The archive contains simulated LISA output data representing the instrument's response to several classes of gravitational wave sources. State-of-the-art model waveforms from these sources have been run through a simulation of LISA's response. The MLDA currently contains four source classes: Supermassive Black Hole Binaries; Extreme Mass Ratio Captures; Galactic Binaries; and realizations of the Galactic Background. The present simulations of LISA's response have been produced with the publicly available LISA Simulator (http://www.physics.montana.edu/lisa/). New source data and more advanced response simulations will be added as they become available. Contributions to the MLDA are most welcome.
The MLDA provides for the development of techniques to tackle each source class individually, or the signals can be combined to produce a more realistic test of a data analysis procedure. A fixed signal stream can be combined with multiple noise realizations, which is useful for Monte-Carlo studies of algorithm performance.
One of the goals of the MLDA is to provide a common ground for comparing different approaches to LISA data analysis. Each simulated data stream comes with reference files containing a description of the sources that have been modeled. Thus, the MLDA can serve as a training ground for the LISA data analysis community.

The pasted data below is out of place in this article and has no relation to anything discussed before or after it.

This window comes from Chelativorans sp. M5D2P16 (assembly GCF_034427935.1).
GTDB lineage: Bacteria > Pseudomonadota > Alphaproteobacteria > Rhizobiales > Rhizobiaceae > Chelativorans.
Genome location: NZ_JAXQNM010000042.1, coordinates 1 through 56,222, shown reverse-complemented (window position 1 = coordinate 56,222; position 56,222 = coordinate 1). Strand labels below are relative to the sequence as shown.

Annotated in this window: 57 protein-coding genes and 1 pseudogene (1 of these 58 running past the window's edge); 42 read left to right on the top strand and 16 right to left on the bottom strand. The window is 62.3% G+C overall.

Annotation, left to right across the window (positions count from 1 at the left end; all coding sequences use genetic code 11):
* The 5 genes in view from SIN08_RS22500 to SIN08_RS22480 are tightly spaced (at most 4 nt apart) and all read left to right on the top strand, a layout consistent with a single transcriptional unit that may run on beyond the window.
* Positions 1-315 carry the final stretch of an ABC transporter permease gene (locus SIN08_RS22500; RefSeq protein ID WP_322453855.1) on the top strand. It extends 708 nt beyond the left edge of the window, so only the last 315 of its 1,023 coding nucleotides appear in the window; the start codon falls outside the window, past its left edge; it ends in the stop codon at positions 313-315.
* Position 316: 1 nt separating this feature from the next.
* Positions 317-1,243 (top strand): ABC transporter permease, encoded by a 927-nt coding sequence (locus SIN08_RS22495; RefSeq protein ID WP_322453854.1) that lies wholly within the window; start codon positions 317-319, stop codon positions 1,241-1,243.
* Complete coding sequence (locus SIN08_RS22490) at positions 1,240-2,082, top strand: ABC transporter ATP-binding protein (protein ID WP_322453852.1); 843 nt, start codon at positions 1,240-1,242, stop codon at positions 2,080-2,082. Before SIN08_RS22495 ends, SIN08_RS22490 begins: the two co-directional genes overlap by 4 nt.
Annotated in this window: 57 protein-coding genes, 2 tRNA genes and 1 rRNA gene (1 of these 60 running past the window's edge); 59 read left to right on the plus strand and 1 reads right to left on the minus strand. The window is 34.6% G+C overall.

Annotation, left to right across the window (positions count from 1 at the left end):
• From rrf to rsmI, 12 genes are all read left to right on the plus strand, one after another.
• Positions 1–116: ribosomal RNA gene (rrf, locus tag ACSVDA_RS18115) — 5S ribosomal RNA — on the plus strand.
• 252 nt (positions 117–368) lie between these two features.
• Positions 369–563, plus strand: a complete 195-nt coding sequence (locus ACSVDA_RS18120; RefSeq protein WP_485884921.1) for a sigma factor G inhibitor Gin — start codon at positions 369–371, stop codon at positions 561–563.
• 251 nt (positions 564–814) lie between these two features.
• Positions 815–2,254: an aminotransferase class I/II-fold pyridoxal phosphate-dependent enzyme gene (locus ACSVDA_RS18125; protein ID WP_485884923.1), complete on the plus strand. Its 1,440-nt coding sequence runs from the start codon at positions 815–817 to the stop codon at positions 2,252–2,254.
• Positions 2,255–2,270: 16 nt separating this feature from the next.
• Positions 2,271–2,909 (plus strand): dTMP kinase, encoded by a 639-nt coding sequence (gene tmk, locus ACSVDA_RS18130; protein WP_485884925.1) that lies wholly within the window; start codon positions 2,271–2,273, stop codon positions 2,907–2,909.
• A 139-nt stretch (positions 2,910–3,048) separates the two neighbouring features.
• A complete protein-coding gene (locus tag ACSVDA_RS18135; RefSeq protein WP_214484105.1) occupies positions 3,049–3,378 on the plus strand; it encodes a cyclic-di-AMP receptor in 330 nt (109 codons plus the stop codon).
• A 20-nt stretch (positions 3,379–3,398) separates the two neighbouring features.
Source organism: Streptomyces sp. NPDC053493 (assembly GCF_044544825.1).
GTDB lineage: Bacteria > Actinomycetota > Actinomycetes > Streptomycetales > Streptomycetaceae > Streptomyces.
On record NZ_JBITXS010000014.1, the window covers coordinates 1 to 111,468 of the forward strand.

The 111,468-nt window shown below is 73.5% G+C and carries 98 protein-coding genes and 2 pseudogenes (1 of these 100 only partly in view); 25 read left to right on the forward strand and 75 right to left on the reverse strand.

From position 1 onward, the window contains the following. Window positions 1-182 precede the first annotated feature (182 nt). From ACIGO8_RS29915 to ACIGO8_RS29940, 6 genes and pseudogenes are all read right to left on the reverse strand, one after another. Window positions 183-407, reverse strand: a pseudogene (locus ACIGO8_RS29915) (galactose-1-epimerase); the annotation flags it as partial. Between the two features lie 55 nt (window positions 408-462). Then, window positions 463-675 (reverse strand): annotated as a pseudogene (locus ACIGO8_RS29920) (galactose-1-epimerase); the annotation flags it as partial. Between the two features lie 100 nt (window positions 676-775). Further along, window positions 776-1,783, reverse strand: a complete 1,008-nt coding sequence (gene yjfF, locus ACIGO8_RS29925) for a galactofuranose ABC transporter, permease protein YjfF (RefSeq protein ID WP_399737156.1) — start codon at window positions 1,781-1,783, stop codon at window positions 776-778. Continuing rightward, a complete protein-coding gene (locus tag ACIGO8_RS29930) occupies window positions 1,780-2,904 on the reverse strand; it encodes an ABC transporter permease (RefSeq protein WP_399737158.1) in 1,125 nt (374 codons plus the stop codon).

At some time in the future, prior to the launch of the LISA observatory, the MLDA hopes to host a Mock LISA Data Challenge to see which algorithms perform best in a blind test using realistic multi-source Mock Data sets.
The MLDA is designed to be a community resource, with input from the entire LISA community. We invite interested researchers to become involved in LISA data analysis, to utilize the archive, and to participate in its further development. Please let us know what you think, and how you would like to be involved.
MLDA Steering Committee:
Neil Cornish, Convener, Montana State University,
John Baker, GSFC,
Matt Benacquista, Montana State University-Billings,
Joan Centrella, GSFC,
Scott Hughes, MIT,
Shane Larson, Caltech.